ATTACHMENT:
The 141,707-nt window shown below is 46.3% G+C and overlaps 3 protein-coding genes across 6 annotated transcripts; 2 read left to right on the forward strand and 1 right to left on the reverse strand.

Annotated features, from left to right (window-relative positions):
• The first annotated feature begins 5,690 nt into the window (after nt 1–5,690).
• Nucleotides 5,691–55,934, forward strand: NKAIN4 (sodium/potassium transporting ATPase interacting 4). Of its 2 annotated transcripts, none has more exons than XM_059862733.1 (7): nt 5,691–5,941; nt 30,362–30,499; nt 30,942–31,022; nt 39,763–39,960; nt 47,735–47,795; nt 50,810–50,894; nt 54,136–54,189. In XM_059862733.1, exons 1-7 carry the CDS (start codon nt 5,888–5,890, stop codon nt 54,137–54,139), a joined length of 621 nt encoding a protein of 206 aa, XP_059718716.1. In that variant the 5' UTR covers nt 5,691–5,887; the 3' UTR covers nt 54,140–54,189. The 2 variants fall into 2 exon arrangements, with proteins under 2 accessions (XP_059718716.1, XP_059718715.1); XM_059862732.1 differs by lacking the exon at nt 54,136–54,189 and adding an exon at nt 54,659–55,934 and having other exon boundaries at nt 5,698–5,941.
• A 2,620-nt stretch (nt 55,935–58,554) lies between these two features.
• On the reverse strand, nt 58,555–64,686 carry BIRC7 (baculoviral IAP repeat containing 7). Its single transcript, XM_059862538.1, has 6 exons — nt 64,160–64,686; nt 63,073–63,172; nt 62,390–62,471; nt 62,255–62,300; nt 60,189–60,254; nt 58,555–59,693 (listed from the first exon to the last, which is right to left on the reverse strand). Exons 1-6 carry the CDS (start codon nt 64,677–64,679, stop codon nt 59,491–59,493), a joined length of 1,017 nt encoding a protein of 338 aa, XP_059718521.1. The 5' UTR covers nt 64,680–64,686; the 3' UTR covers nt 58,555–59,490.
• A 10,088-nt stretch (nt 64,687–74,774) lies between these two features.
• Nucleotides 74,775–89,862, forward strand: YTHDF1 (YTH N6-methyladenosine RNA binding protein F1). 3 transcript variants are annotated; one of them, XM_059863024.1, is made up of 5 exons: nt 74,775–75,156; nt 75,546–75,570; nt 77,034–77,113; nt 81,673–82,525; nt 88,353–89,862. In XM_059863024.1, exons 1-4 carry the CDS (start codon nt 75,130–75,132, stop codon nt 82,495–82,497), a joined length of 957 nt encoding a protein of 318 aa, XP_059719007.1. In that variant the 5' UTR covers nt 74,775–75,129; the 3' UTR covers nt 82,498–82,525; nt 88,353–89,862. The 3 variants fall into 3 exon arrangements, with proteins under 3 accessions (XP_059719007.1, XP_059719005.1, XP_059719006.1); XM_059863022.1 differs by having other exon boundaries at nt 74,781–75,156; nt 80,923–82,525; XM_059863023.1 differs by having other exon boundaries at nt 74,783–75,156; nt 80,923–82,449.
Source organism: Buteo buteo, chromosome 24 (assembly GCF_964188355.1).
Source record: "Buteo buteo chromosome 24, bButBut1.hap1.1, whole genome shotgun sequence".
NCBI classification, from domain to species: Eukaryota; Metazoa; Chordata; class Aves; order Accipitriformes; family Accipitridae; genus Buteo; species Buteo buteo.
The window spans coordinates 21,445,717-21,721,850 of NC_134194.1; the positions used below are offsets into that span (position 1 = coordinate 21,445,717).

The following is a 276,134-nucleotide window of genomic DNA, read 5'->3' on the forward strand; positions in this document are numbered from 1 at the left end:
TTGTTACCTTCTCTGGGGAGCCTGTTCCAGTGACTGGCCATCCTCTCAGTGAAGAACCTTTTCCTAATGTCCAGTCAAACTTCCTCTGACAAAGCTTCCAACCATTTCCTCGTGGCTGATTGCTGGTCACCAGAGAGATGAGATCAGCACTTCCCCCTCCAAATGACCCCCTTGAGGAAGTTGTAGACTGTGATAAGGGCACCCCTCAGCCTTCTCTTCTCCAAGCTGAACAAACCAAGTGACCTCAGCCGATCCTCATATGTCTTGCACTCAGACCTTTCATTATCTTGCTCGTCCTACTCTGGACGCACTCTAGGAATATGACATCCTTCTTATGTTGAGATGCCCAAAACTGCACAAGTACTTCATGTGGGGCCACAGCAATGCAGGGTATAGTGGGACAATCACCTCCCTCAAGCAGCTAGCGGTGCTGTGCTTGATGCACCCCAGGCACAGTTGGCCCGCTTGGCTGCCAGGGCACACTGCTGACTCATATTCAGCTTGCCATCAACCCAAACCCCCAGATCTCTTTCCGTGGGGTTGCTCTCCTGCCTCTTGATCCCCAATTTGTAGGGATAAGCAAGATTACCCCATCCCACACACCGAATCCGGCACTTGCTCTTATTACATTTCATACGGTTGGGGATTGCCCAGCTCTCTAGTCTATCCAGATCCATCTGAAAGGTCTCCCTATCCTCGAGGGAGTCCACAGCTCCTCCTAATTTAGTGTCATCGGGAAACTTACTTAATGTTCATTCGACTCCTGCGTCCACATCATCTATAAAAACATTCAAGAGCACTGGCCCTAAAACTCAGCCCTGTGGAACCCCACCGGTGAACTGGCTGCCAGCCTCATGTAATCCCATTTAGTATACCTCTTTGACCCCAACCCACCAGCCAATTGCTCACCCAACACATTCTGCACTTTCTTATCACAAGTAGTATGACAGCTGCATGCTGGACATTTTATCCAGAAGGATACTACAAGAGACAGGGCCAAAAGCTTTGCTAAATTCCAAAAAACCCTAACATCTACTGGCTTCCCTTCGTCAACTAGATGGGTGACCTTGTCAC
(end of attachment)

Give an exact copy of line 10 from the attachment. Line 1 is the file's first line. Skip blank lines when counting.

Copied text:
Source record: "Buteo buteo chromosome 24, bButBut1.hap1.1, whole genome shotgun sequence".